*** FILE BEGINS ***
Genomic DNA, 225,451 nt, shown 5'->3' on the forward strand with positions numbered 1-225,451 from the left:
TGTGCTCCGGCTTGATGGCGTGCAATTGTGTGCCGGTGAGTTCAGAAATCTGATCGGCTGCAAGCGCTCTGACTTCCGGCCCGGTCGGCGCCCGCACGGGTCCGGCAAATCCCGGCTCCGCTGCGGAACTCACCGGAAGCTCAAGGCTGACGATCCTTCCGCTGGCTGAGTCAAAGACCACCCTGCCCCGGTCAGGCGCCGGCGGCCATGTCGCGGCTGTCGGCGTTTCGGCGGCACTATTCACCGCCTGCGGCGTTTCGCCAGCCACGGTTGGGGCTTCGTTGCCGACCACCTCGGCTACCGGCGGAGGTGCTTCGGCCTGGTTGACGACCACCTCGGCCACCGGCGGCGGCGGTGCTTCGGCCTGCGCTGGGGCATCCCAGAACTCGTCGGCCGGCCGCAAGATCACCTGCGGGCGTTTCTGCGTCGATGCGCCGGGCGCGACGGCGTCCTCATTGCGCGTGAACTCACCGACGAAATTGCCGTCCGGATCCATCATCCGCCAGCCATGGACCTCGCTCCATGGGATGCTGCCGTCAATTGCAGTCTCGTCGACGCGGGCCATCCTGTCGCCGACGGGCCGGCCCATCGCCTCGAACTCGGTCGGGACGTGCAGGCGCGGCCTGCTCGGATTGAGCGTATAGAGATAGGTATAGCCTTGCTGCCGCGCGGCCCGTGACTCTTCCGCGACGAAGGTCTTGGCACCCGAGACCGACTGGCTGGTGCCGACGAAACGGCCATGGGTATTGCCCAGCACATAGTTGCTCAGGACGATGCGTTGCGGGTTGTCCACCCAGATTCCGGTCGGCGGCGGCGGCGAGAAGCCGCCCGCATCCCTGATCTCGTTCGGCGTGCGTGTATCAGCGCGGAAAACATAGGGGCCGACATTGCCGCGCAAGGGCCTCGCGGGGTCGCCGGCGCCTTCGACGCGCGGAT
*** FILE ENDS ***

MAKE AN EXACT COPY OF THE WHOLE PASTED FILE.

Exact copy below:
Genomic DNA, 225,451 nt, shown 5'->3' on the forward strand with positions numbered 1-225,451 from the left:
TGTGCTCCGGCTTGATGGCGTGCAATTGTGTGCCGGTGAGTTCAGAAATCTGATCGGCTGCAAGCGCTCTGACTTCCGGCCCGGTCGGCGCCCGCACGGGTCCGGCAAATCCCGGCTCCGCTGCGGAACTCACCGGAAGCTCAAGGCTGACGATCCTTCCGCTGGCTGAGTCAAAGACCACCCTGCCCCGGTCAGGCGCCGGCGGCCATGTCGCGGCTGTCGGCGTTTCGGCGGCACTATTCACCGCCTGCGGCGTTTCGCCAGCCACGGTTGGGGCTTCGTTGCCGACCACCTCGGCTACCGGCGGAGGTGCTTCGGCCTGGTTGACGACCACCTCGGCCACCGGCGGCGGCGGTGCTTCGGCCTGCGCTGGGGCATCCCAGAACTCGTCGGCCGGCCGCAAGATCACCTGCGGGCGTTTCTGCGTCGATGCGCCGGGCGCGACGGCGTCCTCATTGCGCGTGAACTCACCGACGAAATTGCCGTCCGGATCCATCATCCGCCAGCCATGGACCTCGCTCCATGGGATGCTGCCGTCAATTGCAGTCTCGTCGACGCGGGCCATCCTGTCGCCGACGGGCCGGCCCATCGCCTCGAACTCGGTCGGGACGTGCAGGCGCGGCCTGCTCGGATTGAGCGTATAGAGATAGGTATAGCCTTGCTGCCGCGCGGCCCGTGACTCTTCCGCGACGAAGGTCTTGGCACCCGAGACCGACTGGCTGGTGCCGACGAAACGGCCATGGGTATTGCCCAGCACATAGTTGCTCAGGACGATGCGTTGCGGGTTGTCCACCCAGATTCCGGTCGGCGGCGGCGGCGAGAAGCCGCCCGCATCCCTGATCTCGTTCGGCGTGCGTGTATCAGCGCGGAAAACATAGGGGCCGACATTGCCGCGCAAGGGCCTCGCGGGGTCGCCGGCGCCTTCGACGCGCGGAT